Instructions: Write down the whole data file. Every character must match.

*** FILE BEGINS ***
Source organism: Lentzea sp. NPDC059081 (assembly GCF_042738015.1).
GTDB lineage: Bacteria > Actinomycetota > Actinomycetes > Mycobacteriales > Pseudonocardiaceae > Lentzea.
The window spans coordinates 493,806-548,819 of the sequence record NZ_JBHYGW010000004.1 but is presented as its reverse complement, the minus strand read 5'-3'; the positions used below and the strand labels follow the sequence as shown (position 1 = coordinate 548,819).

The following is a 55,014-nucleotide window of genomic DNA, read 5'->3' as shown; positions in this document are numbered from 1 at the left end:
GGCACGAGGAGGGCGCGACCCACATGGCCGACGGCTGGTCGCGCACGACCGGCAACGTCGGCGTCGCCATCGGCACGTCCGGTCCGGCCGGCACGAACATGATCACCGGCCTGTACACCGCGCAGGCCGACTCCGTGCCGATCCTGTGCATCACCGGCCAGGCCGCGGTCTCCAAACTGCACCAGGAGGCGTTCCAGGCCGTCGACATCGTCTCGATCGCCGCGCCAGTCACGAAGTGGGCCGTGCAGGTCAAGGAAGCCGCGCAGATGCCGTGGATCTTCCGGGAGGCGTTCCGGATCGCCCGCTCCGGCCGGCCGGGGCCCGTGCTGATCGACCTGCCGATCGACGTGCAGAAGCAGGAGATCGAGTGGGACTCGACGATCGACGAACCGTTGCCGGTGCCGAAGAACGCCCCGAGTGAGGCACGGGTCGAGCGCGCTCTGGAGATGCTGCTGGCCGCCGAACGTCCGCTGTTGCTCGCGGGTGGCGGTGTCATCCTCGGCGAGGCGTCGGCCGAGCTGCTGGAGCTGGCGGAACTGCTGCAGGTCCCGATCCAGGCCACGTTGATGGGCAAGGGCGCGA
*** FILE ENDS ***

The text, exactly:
Source organism: Lentzea sp. NPDC059081 (assembly GCF_042738015.1).
GTDB lineage: Bacteria > Actinomycetota > Actinomycetes > Mycobacteriales > Pseudonocardiaceae > Lentzea.
The window spans coordinates 493,806-548,819 of the sequence record NZ_JBHYGW010000004.1 but is presented as its reverse complement, the minus strand read 5'-3'; the positions used below and the strand labels follow the sequence as shown (position 1 = coordinate 548,819).

The following is a 55,014-nucleotide window of genomic DNA, read 5'->3' as shown; positions in this document are numbered from 1 at the left end:
GGCACGAGGAGGGCGCGACCCACATGGCCGACGGCTGGTCGCGCACGACCGGCAACGTCGGCGTCGCCATCGGCACGTCCGGTCCGGCCGGCACGAACATGATCACCGGCCTGTACACCGCGCAGGCCGACTCCGTGCCGATCCTGTGCATCACCGGCCAGGCCGCGGTCTCCAAACTGCACCAGGAGGCGTTCCAGGCCGTCGACATCGTCTCGATCGCCGCGCCAGTCACGAAGTGGGCCGTGCAGGTCAAGGAAGCCGCGCAGATGCCGTGGATCTTCCGGGAGGCGTTCCGGATCGCCCGCTCCGGCCGGCCGGGGCCCGTGCTGATCGACCTGCCGATCGACGTGCAGAAGCAGGAGATCGAGTGGGACTCGACGATCGACGAACCGTTGCCGGTGCCGAAGAACGCCCCGAGTGAGGCACGGGTCGAGCGCGCTCTGGAGATGCTGCTGGCCGCCGAACGTCCGCTGTTGCTCGCGGGTGGCGGTGTCATCCTCGGCGAGGCGTCGGCCGAGCTGCTGGAGCTGGCGGAACTGCTGCAGGTCCCGATCCAGGCCACGTTGATGGGCAAGGGCGCGA